Straight to the point – buccal corridors: who cares?

This month, Saba Qureshi covers the topic of buccal corridors, asking whether they truly should be addressed through orthodontics.

The perfect smile depends on many factors such as the smile arc, symmetry and ratio of maxillary anterior teeth. Also significant are gingival display and contours, midlines and angulation of teeth, shape, colour of teeth and the anatomic shape and volume of the lips.

In amongst these, one of the most frequently quoted by patients seeking smile makeovers is the narrowness of their smile. In other words, the presence of buccal corridors. But is this because they perceive their smile as narrow and notice the dark spaces between their teeth and lips, or because we have inadvertently, as a profession, informed them that this is what they should be looking for?

The importance of buccal corridor spaces

Buccal corridors are defined as the space between the buccal surface of the posterior teeth and the lip corners. This is calculated from the mesial line angle of the maxillary first premolar to the inferior part of the commissure of the lip. The typical buccal corridor width in a patient with a pleasing smile is 1.5 to 2.5 mm on each side.

Studies have been conducted since the 1950s into the perception of buccal corridor spaces between laypersons and dental professionals. They highlight the importance of buccal corridor spaces. Their presence gives the illusion of a natural dentition, whereas absence gives the patient an artificial appearance. Females were shown to have a smaller percentage of buccal corridors when compared males, but a wider display of dentition.

Of course, dental professionals such as orthodontists and prosthodontists were found to be more aware of buccal corridor spaces. While patients didn’t single out buccal corridors, they were found to favour smiles with small to medium sized buccal corridors.

In order to maximise smile aesthetics, it may be necessary to address existing buccal corridor spaces. This can be done using orthodontics, prosthodontics or a combination of both.

If we focus on orthodontics first, concentrating on cases where expansion devices are unnecessary, let’s look at our treatment options:

Fixed appliance therapy

Fixed appliances have been shown to be effective in upper arch expansion, with a combination of brackets and arch wires allowing expression of torque, in the premolar region particularly, to broaden the smile. While traditional, labial fixed braces are good at this, in general, lingual systems are able to produce comparatively greater expansion in the posterior regions in the hands of a skilled orthodontist.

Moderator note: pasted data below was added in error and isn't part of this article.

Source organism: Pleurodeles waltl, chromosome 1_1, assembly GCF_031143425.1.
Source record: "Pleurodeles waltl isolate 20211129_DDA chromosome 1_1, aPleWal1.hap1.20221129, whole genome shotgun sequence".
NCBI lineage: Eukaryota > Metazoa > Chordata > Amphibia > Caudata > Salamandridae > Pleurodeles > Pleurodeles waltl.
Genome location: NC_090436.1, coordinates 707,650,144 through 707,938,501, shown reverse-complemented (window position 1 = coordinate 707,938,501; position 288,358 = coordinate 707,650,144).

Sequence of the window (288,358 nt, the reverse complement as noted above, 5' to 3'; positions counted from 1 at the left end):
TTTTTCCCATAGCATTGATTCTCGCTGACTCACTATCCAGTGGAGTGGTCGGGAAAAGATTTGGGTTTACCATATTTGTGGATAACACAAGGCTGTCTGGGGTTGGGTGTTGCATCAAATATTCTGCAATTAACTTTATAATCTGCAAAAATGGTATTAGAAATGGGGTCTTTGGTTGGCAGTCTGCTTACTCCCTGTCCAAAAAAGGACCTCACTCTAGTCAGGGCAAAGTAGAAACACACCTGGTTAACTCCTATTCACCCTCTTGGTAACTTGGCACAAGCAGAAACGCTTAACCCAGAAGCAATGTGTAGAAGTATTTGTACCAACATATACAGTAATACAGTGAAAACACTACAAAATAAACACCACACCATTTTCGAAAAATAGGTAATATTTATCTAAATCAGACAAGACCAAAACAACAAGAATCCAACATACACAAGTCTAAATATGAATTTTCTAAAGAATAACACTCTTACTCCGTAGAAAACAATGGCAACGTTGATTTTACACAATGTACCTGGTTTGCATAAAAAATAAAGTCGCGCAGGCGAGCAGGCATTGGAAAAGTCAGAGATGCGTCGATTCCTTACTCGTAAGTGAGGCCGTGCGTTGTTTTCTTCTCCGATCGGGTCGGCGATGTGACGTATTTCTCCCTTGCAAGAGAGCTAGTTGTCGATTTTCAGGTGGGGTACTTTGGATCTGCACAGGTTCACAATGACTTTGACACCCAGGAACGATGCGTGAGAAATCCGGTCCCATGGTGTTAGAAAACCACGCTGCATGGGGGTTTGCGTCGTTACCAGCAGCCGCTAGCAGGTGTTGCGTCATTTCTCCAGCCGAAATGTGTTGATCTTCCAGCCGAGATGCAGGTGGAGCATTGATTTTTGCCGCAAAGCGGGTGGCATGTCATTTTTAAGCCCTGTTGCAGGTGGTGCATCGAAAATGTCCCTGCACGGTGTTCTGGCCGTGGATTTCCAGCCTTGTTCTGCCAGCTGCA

Self-ligating systems, such as the Damon appliance, purportedly produce greater expansion than traditional fixed appliances. Whilst this may be true, smile attractiveness and areas of buccal and posterior corridors have been shown to be similar in groups treated with self‐ligating and conventional appliances, with and without rapid maxillary expansion.

One might also expect that premolar extractions, often utilised in orthodontic treatment planning for relief of crowding, may result in a contracted maxillary arch and increased buccal corridors beyond that which is considered acceptable.

However, this is not the case. Studies have found no significant difference in the buccal corridor and posterior corridor widths following orthodontic treatment with and without extraction of the first four premolars. Kate Middleton is a shining example of a smile that has benefited from loss of premolars but maintained its fullness.

Aligner therapy

With the trend towards both adult and child patients asking for more discreet aligner treatment options, for example Invisalign, an understanding of their efficacy to expand the upper arch is essential. There is much research that still needs to be conducted on aligner therapy. But there are handful of studies that have looked at tooth movements using aligners.

Buccolingual tipping has been shown to be the most accurate type of tooth movement produced by aligners. Expansion is greatest in the premolar region, decreasing from anterior to posterior. However, aligners do not demonstrate the accuracy in arch expansion of traditional fixed orthodontic appliances in the transverse dimension.

Despite arch expansion with Invisalign is not being ideally predictable, it is still a popular choice amongst patients with crowding. In order to compensate for the lack of predictable movement, overcorrection should be considered when planning arch expansion with aligners.

Of course, there will be patients who are looking for a complete smile makeover, wanting to change the shape, colour and position of teeth, as well as broadening their smile. Such patients are best provided with both orthodontic and cosmetic options for improvements. I will leave it to my esteemed cosmetic and prosthodontic colleagues to discuss the options for veneers or crowns to address smile width and buccal corridors.

‘A harmonious balance’

For a long time, orthodontic treatment was primarily based on occlusal relationship results. Today’s patients are more discerning so modern orthodontics also requires a harmonious balance between soft tissues and occlusion.

As to buccal corridors, minimal or excessive buccal corridors should be included in the problem list in orthodontic diagnosis. They do have an impact on dental and facial appearance. We must ensure that we base our treatment planning  according to our patients’ perspective rather than out own aesthetic guidelines.

Catch up on previous Straight to the Point columns:

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